10 years ago, the interview process of software engineer is pretty simple and straightforward: if you meet the condition, you will be invited on-site. The interviewer will ask you some questions about previous or current projects, computer science basic knowledge, and so on. If you are a fresh graduate, maybe there is a paper test about algorithm. Then if the interviewer think you are an appropriate candidate, you will enter the next round, mostly final round interview. This round always involves with R&D Director/HR, little or no technical discussion, only for salary and to see whether you can fit the culture of the team. Generally speaking, the whole process only lasts for
1 week and is comprised of
2 rounds. no-nonsense!
If you want to know contemporary interview process, please check following capture of a job description, and I think it is a good represent:
Currently, before you reach on-site, you should have already passed
3 rounds of interview. Usually, the phone screening will be the first round, and HR will get a rough knowledge of your background. Sometimes HR also will ask you some technical questions though he/she is not technical-orientated. Then HR will notify there is a coding/homework test which you should finish by a deadline. Sometimes, the phone screening can be omitted, and a mail which notifies you need finish coding/homework test comes to your mail-box directly. It gives me (or maybe you) an impression that the persons in company are very busy, and there is no time to talk crap with interviewees. You apply for job, not job applies for you, Correct? So you should finish some work to prove you are qualified to talk to the company. Alas! I once got a homework test whose document is
7 pages! Yes,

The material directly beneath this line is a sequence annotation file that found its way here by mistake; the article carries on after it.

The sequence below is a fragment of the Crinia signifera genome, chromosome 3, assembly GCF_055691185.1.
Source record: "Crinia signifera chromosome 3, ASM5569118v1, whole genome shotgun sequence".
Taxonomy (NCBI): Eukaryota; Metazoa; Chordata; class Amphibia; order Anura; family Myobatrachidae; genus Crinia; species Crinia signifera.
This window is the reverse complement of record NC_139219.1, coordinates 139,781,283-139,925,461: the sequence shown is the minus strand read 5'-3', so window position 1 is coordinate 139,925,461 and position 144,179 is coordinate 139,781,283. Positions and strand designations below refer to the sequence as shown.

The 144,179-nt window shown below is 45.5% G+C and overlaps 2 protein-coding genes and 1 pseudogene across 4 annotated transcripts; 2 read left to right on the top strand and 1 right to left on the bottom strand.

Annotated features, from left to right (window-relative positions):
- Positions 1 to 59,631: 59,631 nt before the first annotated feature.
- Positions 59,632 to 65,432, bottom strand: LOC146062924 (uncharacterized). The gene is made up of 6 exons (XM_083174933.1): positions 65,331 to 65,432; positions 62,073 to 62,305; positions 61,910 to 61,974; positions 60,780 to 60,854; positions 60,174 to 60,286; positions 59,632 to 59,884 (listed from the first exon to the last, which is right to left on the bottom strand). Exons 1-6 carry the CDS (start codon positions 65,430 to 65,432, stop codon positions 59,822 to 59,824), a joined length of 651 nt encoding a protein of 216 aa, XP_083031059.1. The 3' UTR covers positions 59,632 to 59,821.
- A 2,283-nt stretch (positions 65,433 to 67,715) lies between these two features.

7 pages! Besides coding, I also need to write a detailed test plan. The whole task costed me
30 hours, and I even doubt the company just outsourced its work to a free labour. Anyway, if you pass this round, you can hear the voice or see some person at least; if not, you will receive a rejection letter or no any response. The game is over, and you can’t even talk one word with the company.
In some cases, there is an extra coding interview before on-site. You passed online coding interview just now, but this time you will share a screen with interviewer to test your “pair-programming” ability. During this process, you should interact with interviewer actively: pose something, confirm something, etc. I don’t know whether this is the essence of “pair-programming”.
If you arrive this stage, congratulations! You can be invited on-site. There may be another
4 rounds of interview: every
interview will cost
2 hours., and the content is nothing more than following
a) Still coding test (e.g., a dynamic programming problem);
b) System design (e.g., how to design a car-parking lot?);
c) Computer science basic knowledge (e.g., the difference between
d) You previous/current projects (e.g., what is your current working field?).
There seems no standard of the interview, and you don’t know you should answer how many questions correctly to guarantee you can enter the next round, especially many problems are open-minded.
Based on previous description, you can see to get a job offer today, you will endure
6 rounds of interview, and nearly ~
10 hours (this doesn’t count the time you spend on homework or prepare for online coding) in total. The whole process can last for
2 months. I can’t say this method is correct or not, but it indeed boosts the time cost of candidate at any rate. Regarding the companies: is it really meaningful for so many rounds? What result do you expect for every round? The candidate who passes all rounds is in truth a right person? If you are a owner of a company and can get specific answers for above questions, I think you can know whether this interview method is suitable or not for your corporation.
BTW, I really like following interview process: